Bye-bye big bag…

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Where we’re going, we don’t need big bags…

I’d had my Lowe Alpine Travel Kinni 60 for years, but as the Travel Kinni hadn’t been used since 2008, it’s finding a new home.

Which shouldn’t be hard as the bag has found its way to Geneva on its own before – it went on an earlier plane than I did, a no-no even in pre-911 years!

Yes, the bag and the Monarch luggage label from the bag’s last trip has been handed in at our local charity shop, as has a small Lowe Alpine pack and an elderly Karrimor hand luggage bag.

Apart from wanting space in the back room, there’s also the matter of having standardised my travel luggage to just three bags – the studenty man bag bought at Imperial College, London in 2015, the large size Healthy Back Bag that came courtesy of a BOGOF deal Caroline took advantage of five years ago and the almost four year old Osprey Farpoint 40 that has been used on our European (and a few longer UK ones) trips since 2013.

At 10, 15 and 40 litres respectively, the bags mentioned in the last paragraph should be fine for all of the trips we have in mind over the next few years.

The one from Imperial College has been commented on by staff when overnighting in Hampton by Hilton and Holiday Inn hotels in Newcastle-upon-Tyne and Sheffield whilst the Healthy Back Bag proved useful for weekend-length trips to London, Northumberland and North Norfolk.

The Ospreys have been commented at airport check-in desks, whilst wandering up to our hotel in Tavira (the lady making the comments was a seasoned traveller from Hawaii who was wheeling a big wheelie case) and stared at in disbelief by a bunch of fellow Brits as we checked out of that Tavira hotel with our bags two days later.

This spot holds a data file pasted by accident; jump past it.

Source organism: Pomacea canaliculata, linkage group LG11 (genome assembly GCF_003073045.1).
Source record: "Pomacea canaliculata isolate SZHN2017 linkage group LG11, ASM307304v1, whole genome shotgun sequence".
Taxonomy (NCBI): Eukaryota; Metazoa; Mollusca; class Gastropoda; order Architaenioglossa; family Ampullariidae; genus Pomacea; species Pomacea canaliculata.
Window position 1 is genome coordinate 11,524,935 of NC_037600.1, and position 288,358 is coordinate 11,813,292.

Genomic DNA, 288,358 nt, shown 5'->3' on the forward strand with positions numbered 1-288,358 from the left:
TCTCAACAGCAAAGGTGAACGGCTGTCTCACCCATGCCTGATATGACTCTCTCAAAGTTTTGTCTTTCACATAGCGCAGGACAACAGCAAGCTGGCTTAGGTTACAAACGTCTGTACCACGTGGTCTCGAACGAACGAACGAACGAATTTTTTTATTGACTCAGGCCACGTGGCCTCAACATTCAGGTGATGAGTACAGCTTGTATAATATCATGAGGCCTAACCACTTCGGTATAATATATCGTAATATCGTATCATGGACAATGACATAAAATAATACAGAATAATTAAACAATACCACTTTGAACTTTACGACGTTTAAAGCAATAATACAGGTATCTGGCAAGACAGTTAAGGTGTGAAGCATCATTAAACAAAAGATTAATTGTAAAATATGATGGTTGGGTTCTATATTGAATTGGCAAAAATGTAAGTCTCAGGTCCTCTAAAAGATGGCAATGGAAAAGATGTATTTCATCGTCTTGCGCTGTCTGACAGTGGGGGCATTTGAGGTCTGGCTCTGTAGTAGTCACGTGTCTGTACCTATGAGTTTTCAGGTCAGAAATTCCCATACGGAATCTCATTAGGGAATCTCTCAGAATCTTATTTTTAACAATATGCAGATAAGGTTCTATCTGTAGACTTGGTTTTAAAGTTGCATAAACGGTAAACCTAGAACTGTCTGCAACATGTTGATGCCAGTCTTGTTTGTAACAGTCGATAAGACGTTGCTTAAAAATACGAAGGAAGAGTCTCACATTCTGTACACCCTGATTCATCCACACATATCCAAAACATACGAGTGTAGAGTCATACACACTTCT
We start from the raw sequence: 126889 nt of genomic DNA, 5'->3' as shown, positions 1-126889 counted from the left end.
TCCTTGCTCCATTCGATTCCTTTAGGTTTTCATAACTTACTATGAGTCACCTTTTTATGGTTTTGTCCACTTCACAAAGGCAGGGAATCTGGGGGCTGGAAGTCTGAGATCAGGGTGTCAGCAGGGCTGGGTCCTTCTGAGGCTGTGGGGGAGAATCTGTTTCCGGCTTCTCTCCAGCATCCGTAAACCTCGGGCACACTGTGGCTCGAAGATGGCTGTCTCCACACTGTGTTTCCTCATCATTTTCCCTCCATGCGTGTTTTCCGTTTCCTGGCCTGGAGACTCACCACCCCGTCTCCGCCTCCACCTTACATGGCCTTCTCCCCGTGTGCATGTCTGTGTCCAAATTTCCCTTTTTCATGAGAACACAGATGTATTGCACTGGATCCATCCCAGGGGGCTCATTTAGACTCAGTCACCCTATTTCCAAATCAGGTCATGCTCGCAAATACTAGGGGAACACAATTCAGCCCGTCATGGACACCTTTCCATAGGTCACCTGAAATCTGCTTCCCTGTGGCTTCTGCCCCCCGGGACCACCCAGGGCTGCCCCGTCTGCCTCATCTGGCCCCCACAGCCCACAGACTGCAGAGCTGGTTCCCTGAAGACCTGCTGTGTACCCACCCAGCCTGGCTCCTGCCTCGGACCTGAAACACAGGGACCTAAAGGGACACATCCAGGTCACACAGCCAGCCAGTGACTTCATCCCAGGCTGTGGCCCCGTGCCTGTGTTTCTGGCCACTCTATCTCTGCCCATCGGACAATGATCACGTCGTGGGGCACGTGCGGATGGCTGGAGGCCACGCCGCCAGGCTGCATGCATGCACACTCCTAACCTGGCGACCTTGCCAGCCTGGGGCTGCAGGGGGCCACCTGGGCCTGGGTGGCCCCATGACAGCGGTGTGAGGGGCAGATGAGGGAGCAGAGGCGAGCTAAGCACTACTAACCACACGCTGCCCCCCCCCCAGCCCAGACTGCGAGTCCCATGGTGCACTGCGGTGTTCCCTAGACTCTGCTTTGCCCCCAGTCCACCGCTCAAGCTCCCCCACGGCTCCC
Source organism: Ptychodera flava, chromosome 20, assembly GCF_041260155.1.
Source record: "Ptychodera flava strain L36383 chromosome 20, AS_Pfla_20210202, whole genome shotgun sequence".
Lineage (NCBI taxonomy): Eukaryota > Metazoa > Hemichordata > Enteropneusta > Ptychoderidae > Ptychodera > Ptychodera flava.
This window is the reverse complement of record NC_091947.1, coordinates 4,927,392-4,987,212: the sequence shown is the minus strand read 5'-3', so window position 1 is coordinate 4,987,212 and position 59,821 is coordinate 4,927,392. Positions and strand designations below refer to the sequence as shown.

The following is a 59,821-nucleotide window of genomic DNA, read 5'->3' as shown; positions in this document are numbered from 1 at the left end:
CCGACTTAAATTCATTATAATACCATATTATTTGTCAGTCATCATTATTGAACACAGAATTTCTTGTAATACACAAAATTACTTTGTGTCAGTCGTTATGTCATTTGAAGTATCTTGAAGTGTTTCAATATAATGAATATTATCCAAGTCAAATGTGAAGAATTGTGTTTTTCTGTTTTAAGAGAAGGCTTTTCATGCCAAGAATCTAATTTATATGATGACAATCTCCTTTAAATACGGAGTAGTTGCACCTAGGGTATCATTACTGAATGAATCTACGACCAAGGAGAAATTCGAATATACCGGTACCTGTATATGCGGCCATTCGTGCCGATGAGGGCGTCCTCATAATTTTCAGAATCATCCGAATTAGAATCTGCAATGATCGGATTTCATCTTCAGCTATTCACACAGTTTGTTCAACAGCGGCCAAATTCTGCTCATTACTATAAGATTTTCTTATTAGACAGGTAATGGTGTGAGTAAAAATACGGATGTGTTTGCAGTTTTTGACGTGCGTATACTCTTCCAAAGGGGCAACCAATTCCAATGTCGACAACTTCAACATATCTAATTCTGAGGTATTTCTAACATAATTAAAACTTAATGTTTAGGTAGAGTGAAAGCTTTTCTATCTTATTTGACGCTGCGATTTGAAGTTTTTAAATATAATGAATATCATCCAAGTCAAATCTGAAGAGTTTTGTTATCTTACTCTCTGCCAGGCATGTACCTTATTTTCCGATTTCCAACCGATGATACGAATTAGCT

Although the benefits of travelling hand luggage are well-known, it’s been interesting to see what people have been looking at in the way of travel bags in shops here in the UK.

Most have been going for big bags rather than smaller, more practical items. I’ve kept quiet as people have been plumping for those big bags, even though I’ve heard some of the prospective destinations that the purchasers were heading to.

When I was in retail, it proved difficult to convince people that they didn’t need a 70-80 travel pack for two weeks in Thailand (consensus is 35-40 litre max) as there are things called shops over there that mean that they didn’t need to take EVERYTHING with them!

We weren’t the only Brits using hand luggage on our last visit to Portugal, even though the hotel we were in iss regarded as one of the Algarve’s best.

All we did to stick to the unwritten dress code was to have smarter wash & wear clothes and to eat in family owned cafes and restaurants rather than the hotel dining room or gaffs with high prices on the menus displayed outside the establishments.

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About Keith Rickaby

Fiftysomething writer and occasional photographer who has worked in the tailoring trade and the outdoor/travel clothing, equipment and footwear game. Past lives include working as an outdoor instructor, managing three bands and doing PR work through an agency or my own contacts. Was a student in the mid-90s and whilst I'm originally from the North East, I'm now firmly based in't Yorkshire...
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